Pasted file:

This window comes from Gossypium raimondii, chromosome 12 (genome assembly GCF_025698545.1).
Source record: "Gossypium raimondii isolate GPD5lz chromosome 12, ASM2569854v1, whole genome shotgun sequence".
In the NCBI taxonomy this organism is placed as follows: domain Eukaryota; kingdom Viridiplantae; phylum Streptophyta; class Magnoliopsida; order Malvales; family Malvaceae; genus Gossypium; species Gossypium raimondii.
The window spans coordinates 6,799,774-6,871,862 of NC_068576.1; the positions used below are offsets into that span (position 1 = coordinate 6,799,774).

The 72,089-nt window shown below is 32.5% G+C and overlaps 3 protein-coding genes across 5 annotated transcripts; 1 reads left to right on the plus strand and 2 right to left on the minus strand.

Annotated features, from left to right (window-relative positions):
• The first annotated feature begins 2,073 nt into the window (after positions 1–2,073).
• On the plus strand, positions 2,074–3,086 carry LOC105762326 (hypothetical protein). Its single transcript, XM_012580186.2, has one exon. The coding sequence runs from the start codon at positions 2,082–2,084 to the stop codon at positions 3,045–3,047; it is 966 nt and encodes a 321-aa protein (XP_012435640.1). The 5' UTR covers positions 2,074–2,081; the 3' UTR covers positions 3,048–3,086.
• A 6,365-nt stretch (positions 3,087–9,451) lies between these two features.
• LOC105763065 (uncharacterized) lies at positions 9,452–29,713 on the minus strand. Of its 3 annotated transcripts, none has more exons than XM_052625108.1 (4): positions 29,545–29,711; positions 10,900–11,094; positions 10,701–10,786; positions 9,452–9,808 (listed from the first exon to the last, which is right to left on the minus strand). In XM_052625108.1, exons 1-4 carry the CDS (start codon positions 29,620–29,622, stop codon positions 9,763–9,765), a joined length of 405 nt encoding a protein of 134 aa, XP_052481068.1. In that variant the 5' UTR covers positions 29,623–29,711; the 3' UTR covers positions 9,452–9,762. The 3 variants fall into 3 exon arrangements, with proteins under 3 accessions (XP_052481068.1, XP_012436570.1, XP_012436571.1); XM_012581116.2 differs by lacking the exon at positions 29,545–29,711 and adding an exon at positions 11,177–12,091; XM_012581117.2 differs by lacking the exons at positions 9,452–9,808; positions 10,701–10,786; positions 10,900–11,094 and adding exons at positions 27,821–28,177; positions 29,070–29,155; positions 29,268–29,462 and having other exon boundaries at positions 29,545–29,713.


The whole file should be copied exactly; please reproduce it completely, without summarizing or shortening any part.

This window comes from Gossypium raimondii, chromosome 12 (genome assembly GCF_025698545.1).
Source record: "Gossypium raimondii isolate GPD5lz chromosome 12, ASM2569854v1, whole genome shotgun sequence".
In the NCBI taxonomy this organism is placed as follows: domain Eukaryota; kingdom Viridiplantae; phylum Streptophyta; class Magnoliopsida; order Malvales; family Malvaceae; genus Gossypium; species Gossypium raimondii.
The window spans coordinates 6,799,774-6,871,862 of NC_068576.1; the positions used below are offsets into that span (position 1 = coordinate 6,799,774).

The 72,089-nt window shown below is 32.5% G+C and overlaps 3 protein-coding genes across 5 annotated transcripts; 1 reads left to right on the plus strand and 2 right to left on the minus strand.

Annotated features, from left to right (window-relative positions):
• The first annotated feature begins 2,073 nt into the window (after positions 1–2,073).
• On the plus strand, positions 2,074–3,086 carry LOC105762326 (hypothetical protein). Its single transcript, XM_012580186.2, has one exon. The coding sequence runs from the start codon at positions 2,082–2,084 to the stop codon at positions 3,045–3,047; it is 966 nt and encodes a 321-aa protein (XP_012435640.1). The 5' UTR covers positions 2,074–2,081; the 3' UTR covers positions 3,048–3,086.
• A 6,365-nt stretch (positions 3,087–9,451) lies between these two features.
• LOC105763065 (uncharacterized) lies at positions 9,452–29,713 on the minus strand. Of its 3 annotated transcripts, none has more exons than XM_052625108.1 (4): positions 29,545–29,711; positions 10,900–11,094; positions 10,701–10,786; positions 9,452–9,808 (listed from the first exon to the last, which is right to left on the minus strand). In XM_052625108.1, exons 1-4 carry the CDS (start codon positions 29,620–29,622, stop codon positions 9,763–9,765), a joined length of 405 nt encoding a protein of 134 aa, XP_052481068.1. In that variant the 5' UTR covers positions 29,623–29,711; the 3' UTR covers positions 9,452–9,762. The 3 variants fall into 3 exon arrangements, with proteins under 3 accessions (XP_052481068.1, XP_012436570.1, XP_012436571.1); XM_012581116.2 differs by lacking the exon at positions 29,545–29,711 and adding an exon at positions 11,177–12,091; XM_012581117.2 differs by lacking the exons at positions 9,452–9,808; positions 10,701–10,786; positions 10,900–11,094 and adding exons at positions 27,821–28,177; positions 29,070–29,155; positions 29,268–29,462 and having other exon boundaries at positions 29,545–29,713.